That’s just how Norway’s laws are: there’s no death penalty; but from what little I know of the country’s procedures, there’s certainly the possibility that his sentence can keep getting extended. I view this as his likely fate: living out the rest of his days in obscurity in prison, where he belongs.

    Vigilantism benefits no one, least of all the people he murdered, and the Islamophobic industry doesn’t need to have itself a martyr even if it would be done very slyly. Besides, dying for a cause is exactly the kind of crap that men like Breivik live for (no pun intended). It’s the end goal of fatalistic, conspiracy-laden worldviews.

  • Talking_fish_head

    why won’t someone just put a bullet between his eyes

  • Jekyll

    Check out Dr. Winter’s lecture on Liberalism and Islam.
    (All Muslims should very carefully study the small harbingers that led to the Holocaust).

  • thegreenmantle

    Unfortunetly I think this is an over the top report on Loonwatch . Usually I am very supportive but I think this a bit of a hyped up report . Norway like many european countries has a history of consensus politics that often means multiparty ruling groups an other example would be Germany for instance .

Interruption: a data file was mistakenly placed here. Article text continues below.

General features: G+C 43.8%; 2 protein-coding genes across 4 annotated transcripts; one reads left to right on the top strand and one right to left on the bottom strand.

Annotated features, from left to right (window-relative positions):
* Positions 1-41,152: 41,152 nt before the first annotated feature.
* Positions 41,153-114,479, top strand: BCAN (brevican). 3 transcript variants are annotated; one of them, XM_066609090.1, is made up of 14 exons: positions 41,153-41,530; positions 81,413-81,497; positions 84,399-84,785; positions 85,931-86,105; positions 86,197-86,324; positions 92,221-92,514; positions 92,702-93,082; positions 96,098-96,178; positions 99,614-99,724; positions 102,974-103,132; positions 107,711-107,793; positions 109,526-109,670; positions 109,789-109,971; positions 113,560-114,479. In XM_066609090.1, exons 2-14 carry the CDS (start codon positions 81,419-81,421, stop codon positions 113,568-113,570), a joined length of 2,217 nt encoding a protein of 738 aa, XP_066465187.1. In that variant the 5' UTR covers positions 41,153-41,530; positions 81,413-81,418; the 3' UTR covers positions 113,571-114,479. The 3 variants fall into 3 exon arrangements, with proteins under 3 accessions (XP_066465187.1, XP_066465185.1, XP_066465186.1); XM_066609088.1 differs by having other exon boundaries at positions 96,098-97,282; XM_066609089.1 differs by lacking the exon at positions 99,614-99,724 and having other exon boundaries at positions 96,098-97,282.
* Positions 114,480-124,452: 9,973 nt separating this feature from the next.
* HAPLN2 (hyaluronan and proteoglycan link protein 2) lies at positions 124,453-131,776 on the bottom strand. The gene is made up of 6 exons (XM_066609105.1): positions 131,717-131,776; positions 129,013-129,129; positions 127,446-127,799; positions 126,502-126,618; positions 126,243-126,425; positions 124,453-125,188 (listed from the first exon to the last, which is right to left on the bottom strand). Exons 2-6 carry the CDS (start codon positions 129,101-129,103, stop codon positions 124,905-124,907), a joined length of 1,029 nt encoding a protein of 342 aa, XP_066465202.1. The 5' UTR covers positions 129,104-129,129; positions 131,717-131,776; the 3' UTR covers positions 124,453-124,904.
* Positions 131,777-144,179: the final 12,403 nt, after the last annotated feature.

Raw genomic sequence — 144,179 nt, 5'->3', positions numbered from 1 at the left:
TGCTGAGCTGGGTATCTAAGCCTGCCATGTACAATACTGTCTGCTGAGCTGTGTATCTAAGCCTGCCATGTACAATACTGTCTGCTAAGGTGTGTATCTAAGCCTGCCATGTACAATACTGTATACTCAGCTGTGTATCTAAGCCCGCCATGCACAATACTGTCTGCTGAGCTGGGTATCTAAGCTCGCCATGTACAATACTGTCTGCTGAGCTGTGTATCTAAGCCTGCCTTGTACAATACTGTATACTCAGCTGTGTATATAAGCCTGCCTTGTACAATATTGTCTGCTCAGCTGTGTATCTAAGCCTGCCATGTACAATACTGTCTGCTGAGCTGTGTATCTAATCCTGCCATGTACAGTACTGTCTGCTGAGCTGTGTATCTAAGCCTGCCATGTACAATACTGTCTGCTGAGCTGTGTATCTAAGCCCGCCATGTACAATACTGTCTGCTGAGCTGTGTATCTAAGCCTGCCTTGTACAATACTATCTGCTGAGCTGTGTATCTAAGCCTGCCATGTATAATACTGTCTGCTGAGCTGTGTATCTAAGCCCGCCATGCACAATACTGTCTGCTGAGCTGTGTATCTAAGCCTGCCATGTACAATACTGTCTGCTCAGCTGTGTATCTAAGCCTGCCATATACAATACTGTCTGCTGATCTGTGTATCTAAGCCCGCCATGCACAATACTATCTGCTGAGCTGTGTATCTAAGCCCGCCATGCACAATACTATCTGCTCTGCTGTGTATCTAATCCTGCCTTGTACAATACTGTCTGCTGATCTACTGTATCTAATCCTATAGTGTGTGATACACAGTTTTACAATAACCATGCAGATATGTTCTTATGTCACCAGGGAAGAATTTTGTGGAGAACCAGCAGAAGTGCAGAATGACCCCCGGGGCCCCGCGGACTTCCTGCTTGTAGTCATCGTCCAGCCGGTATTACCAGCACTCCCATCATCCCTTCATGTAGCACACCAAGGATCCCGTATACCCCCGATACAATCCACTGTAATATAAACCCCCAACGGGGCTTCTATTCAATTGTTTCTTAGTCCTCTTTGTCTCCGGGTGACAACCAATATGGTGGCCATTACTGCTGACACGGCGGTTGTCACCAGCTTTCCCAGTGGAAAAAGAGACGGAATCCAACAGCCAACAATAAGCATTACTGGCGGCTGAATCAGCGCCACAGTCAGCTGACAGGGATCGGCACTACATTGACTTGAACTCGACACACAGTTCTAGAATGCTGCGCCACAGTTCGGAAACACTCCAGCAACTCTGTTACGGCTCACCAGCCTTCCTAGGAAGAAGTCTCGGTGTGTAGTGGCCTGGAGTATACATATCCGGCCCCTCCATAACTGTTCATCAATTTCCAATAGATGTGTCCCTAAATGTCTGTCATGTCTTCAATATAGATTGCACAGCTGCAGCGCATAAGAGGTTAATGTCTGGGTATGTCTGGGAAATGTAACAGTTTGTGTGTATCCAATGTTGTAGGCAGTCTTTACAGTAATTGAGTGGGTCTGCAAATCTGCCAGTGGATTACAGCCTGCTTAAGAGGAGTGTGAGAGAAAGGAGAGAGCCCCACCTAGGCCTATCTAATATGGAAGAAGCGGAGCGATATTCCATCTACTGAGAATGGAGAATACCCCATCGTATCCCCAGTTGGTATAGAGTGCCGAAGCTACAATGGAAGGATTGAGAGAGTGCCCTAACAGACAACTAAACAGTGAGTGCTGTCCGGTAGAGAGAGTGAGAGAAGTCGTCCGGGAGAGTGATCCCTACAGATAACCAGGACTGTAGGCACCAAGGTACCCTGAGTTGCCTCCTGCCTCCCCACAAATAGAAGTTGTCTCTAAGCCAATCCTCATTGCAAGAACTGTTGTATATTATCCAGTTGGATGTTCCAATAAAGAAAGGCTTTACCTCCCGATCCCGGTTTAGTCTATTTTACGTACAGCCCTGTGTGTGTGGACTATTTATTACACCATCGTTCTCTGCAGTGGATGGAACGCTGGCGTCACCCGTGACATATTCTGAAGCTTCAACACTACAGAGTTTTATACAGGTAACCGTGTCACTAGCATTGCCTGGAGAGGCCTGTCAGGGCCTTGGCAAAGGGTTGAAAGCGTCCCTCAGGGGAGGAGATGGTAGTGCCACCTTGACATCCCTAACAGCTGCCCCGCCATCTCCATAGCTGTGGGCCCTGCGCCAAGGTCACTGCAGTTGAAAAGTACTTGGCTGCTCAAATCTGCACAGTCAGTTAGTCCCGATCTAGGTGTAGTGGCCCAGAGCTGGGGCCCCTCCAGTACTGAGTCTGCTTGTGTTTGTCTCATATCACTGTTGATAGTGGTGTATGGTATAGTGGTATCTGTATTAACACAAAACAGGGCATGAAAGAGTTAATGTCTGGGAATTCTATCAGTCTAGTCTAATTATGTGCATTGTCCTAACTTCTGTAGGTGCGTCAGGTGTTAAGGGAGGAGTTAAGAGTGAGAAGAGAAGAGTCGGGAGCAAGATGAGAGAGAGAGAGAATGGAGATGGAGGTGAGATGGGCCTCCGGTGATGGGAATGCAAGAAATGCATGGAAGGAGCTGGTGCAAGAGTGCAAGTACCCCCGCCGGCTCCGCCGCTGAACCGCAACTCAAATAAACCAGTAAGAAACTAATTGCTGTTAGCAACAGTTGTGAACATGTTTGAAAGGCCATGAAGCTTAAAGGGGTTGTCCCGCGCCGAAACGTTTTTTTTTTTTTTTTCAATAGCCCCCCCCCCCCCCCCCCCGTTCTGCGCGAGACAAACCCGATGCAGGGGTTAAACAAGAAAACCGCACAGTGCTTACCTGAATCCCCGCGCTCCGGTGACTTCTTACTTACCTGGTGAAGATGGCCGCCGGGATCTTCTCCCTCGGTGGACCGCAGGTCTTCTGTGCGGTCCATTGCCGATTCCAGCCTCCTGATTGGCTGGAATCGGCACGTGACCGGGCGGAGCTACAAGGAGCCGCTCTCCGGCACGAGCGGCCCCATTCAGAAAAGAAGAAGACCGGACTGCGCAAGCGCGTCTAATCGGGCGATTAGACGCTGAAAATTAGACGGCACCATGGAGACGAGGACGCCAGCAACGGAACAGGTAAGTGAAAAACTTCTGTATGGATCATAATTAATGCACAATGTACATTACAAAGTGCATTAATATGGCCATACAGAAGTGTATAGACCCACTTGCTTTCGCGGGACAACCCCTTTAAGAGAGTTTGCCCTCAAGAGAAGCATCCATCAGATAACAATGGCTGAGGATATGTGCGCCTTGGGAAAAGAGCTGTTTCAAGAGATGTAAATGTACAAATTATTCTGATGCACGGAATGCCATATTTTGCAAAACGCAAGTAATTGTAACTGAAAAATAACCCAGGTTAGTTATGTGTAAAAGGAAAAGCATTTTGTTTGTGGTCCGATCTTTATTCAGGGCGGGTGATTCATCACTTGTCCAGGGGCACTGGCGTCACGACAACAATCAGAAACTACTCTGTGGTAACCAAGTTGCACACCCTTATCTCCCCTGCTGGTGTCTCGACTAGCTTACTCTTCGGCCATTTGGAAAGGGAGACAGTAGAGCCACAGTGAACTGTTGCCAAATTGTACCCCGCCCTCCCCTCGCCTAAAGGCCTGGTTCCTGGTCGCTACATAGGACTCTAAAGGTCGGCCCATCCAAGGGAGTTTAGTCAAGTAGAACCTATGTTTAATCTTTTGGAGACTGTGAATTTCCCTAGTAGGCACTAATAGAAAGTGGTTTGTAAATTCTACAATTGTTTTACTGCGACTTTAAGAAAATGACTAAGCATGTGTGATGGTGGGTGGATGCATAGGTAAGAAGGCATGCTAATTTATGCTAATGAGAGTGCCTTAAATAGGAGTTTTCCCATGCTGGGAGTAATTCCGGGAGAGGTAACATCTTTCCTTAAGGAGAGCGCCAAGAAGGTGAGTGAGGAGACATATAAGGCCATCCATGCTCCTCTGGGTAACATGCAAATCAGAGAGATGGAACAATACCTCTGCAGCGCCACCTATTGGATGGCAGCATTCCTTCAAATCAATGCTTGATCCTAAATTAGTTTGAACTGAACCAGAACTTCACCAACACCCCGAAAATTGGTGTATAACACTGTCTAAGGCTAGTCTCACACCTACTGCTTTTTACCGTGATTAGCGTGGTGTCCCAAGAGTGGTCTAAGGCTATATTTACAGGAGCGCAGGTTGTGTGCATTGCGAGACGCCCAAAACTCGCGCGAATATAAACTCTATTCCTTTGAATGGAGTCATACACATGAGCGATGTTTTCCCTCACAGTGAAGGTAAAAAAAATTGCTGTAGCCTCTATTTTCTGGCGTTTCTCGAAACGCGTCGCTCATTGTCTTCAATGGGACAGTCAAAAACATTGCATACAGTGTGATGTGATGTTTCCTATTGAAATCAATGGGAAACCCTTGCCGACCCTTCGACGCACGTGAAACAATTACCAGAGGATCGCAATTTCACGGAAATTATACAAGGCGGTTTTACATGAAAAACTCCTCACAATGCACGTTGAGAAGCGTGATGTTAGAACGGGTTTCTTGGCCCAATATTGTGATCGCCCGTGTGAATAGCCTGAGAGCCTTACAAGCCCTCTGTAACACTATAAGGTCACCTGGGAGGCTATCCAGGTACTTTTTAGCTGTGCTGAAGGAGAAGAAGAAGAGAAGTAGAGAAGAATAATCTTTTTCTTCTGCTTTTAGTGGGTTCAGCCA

The socialists have been in power a long time and now its the turn of the conservatives and yes a very junior part is the racist nuts party. I am sure once they show their true colours at the next election they will be spent packing or even before that if the example of the Blond bombshell in Holland is anything to go by .
    Sir David

  • Jon Diamond

    So, basically, Norway has legitimatized Breivik.

    Europe is a place full of hypocrisy. They are so keen in showing how they are so forward-thinking when it comes to issues such as drugs and sex. However, they are still not past their colonialist attitudes when it comes to people of different races.

    All of a sudden their liberalism ceases and they start talking about being conservative where it concerns issues of immigration and national identity. Their way is the only way and, anyone who is different, is wrong and to be hated.

  • thegreenmantle

    If you go to the Guardian web site you will find lots of coverage , this was an opinion piece based on that coverage
    Sir David

  • Reynardine

    That’s funny. No one else seems to have a comprehension problem.

  • Reynardine

    Well, it’s also called chickens coming home to roost.

  • techkid90

    yep, people keep talking about how much more open Europe is than the US. Ironically, the continent with countries whose past actions are largely responsible for much of what has happened in the middle east. You know what they say, you reap what you sow.

  • Roberto

    I think it’s bad journalism when you read an article about something and nowhere are you told anything about the subject.

  • Reynardine

    So one Quisling wasn’t enough.

  • CriticalDragon1177

    It won’t, and its only made more shocking by the fact that its happening in spite of Brevik’s rampage.

  • mindy1

    This cannot lead to anything good